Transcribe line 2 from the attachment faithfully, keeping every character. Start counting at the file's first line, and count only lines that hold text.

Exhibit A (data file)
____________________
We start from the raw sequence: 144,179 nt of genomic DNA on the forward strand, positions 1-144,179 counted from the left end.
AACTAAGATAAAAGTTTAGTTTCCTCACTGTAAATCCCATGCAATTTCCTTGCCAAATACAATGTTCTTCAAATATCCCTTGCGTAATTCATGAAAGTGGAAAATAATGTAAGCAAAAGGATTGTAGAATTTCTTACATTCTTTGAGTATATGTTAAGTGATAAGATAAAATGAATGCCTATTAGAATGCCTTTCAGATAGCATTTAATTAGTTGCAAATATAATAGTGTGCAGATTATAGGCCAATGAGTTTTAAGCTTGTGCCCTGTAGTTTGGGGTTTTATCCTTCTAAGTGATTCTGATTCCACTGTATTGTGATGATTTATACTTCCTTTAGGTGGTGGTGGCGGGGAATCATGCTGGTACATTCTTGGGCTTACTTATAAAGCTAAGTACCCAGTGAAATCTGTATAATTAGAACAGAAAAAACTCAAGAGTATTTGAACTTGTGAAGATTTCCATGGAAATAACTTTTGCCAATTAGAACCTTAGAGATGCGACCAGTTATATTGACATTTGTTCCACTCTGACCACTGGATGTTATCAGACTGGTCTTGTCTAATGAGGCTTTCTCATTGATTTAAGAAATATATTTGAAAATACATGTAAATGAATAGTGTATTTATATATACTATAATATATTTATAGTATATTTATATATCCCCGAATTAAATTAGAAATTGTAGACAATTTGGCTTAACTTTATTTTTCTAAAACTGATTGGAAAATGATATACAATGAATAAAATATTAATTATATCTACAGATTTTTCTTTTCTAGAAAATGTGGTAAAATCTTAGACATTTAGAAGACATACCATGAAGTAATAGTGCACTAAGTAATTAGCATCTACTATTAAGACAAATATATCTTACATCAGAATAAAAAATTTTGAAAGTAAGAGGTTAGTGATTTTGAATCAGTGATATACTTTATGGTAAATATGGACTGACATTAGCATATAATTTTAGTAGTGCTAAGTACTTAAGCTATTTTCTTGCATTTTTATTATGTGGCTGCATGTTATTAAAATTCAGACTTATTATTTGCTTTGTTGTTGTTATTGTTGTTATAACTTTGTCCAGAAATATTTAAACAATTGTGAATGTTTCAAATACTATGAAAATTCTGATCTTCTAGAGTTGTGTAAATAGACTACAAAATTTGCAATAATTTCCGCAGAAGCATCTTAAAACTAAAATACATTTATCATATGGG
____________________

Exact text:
AACTAAGATAAAAGTTTAGTTTCCTCACTGTAAATCCCATGCAATTTCCTTGCCAAATACAATGTTCTTCAAATATCCCTTGCGTAATTCATGAAAGTGGAAAATAATGTAAGCAAAAGGATTGTAGAATTTCTTACATTCTTTGAGTATATGTTAAGTGATAAGATAAAATGAATGCCTATTAGAATGCCTTTCAGATAGCATTTAATTAGTTGCAAATATAATAGTGTGCAGATTATAGGCCAATGAGTTTTAAGCTTGTGCCCTGTAGTTTGGGGTTTTATCCTTCTAAGTGATTCTGATTCCACTGTATTGTGATGATTTATACTTCCTTTAGGTGGTGGTGGCGGGGAATCATGCTGGTACATTCTTGGGCTTACTTATAAAGCTAAGTACCCAGTGAAATCTGTATAATTAGAACAGAAAAAACTCAAGAGTATTTGAACTTGTGAAGATTTCCATGGAAATAACTTTTGCCAATTAGAACCTTAGAGATGCGACCAGTTATATTGACATTTGTTCCACTCTGACCACTGGATGTTATCAGACTGGTCTTGTCTAATGAGGCTTTCTCATTGATTTAAGAAATATATTTGAAAATACATGTAAATGAATAGTGTATTTATATATACTATAATATATTTATAGTATATTTATATATCCCCGAATTAAATTAGAAATTGTAGACAATTTGGCTTAACTTTATTTTTCTAAAACTGATTGGAAAATGATATACAATGAATAAAATATTAATTATATCTACAGATTTTTCTTTTCTAGAAAATGTGGTAAAATCTTAGACATTTAGAAGACATACCATGAAGTAATAGTGCACTAAGTAATTAGCATCTACTATTAAGACAAATATATCTTACATCAGAATAAAAAATTTTGAAAGTAAGAGGTTAGTGATTTTGAATCAGTGATATACTTTATGGTAAATATGGACTGACATTAGCATATAATTTTAGTAGTGCTAAGTACTTAAGCTATTTTCTTGCATTTTTATTATGTGGCTGCATGTTATTAAAATTCAGACTTATTATTTGCTTTGTTGTTGTTATTGTTGTTATAACTTTGTCCAGAAATATTTAAACAATTGTGAATGTTTCAAATACTATGAAAATTCTGATCTTCTAGAGTTGTGTAAATAGACTACAAAATTTGCAATAATTTCCGCAGAAGCATCTTAAAACTAAAATACATTTATCATATGGG